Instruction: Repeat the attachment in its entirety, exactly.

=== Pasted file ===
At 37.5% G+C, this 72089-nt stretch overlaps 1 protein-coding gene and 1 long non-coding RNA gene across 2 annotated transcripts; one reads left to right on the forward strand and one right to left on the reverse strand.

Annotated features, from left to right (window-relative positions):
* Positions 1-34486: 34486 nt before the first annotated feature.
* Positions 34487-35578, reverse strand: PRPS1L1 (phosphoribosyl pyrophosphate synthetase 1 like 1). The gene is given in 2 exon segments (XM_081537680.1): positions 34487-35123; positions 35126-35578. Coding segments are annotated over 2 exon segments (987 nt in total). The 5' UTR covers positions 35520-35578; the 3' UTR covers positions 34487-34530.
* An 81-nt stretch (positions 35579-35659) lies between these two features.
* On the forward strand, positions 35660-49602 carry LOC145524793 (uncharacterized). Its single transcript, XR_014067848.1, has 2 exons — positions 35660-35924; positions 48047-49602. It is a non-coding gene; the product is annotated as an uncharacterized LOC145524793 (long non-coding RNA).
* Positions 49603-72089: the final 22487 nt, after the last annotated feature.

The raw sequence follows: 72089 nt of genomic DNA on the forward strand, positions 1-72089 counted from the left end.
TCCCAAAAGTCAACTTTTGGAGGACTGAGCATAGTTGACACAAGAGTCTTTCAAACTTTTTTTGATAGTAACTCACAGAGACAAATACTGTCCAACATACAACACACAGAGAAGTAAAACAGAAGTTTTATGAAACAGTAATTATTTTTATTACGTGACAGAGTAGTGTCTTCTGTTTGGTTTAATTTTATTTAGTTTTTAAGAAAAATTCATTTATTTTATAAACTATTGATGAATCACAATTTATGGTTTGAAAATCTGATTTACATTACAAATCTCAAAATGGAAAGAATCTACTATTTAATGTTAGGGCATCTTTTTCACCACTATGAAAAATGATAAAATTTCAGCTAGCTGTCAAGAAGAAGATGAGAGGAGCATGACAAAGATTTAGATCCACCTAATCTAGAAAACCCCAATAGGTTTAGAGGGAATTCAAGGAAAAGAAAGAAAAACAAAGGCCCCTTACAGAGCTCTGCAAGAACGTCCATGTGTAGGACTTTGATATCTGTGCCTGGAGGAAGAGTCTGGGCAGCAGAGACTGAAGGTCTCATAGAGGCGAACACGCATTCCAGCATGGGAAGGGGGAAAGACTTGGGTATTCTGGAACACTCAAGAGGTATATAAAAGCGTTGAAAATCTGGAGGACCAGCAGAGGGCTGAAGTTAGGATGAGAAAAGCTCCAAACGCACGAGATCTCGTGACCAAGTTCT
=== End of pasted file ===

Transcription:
At 37.5% G+C, this 72089-nt stretch overlaps 1 protein-coding gene and 1 long non-coding RNA gene across 2 annotated transcripts; one reads left to right on the forward strand and one right to left on the reverse strand.

Annotated features, from left to right (window-relative positions):
* Positions 1-34486: 34486 nt before the first annotated feature.
* Positions 34487-35578, reverse strand: PRPS1L1 (phosphoribosyl pyrophosphate synthetase 1 like 1). The gene is given in 2 exon segments (XM_081537680.1): positions 34487-35123; positions 35126-35578. Coding segments are annotated over 2 exon segments (987 nt in total). The 5' UTR covers positions 35520-35578; the 3' UTR covers positions 34487-34530.
* An 81-nt stretch (positions 35579-35659) lies between these two features.
* On the forward strand, positions 35660-49602 carry LOC145524793 (uncharacterized). Its single transcript, XR_014067848.1, has 2 exons — positions 35660-35924; positions 48047-49602. It is a non-coding gene; the product is annotated as an uncharacterized LOC145524793 (long non-coding RNA).
* Positions 49603-72089: the final 22487 nt, after the last annotated feature.

The raw sequence follows: 72089 nt of genomic DNA on the forward strand, positions 1-72089 counted from the left end.
TCCCAAAAGTCAACTTTTGGAGGACTGAGCATAGTTGACACAAGAGTCTTTCAAACTTTTTTTGATAGTAACTCACAGAGACAAATACTGTCCAACATACAACACACAGAGAAGTAAAACAGAAGTTTTATGAAACAGTAATTATTTTTATTACGTGACAGAGTAGTGTCTTCTGTTTGGTTTAATTTTATTTAGTTTTTAAGAAAAATTCATTTATTTTATAAACTATTGATGAATCACAATTTATGGTTTGAAAATCTGATTTACATTACAAATCTCAAAATGGAAAGAATCTACTATTTAATGTTAGGGCATCTTTTTCACCACTATGAAAAATGATAAAATTTCAGCTAGCTGTCAAGAAGAAGATGAGAGGAGCATGACAAAGATTTAGATCCACCTAATCTAGAAAACCCCAATAGGTTTAGAGGGAATTCAAGGAAAAGAAAGAAAAACAAAGGCCCCTTACAGAGCTCTGCAAGAACGTCCATGTGTAGGACTTTGATATCTGTGCCTGGAGGAAGAGTCTGGGCAGCAGAGACTGAAGGTCTCATAGAGGCGAACACGCATTCCAGCATGGGAAGGGGGAAAGACTTGGGTATTCTGGAACACTCAAGAGGTATATAAAAGCGTTGAAAATCTGGAGGACCAGCAGAGGGCTGAAGTTAGGATGAGAAAAGCTCCAAACGCACGAGATCTCGTGACCAAGTTCT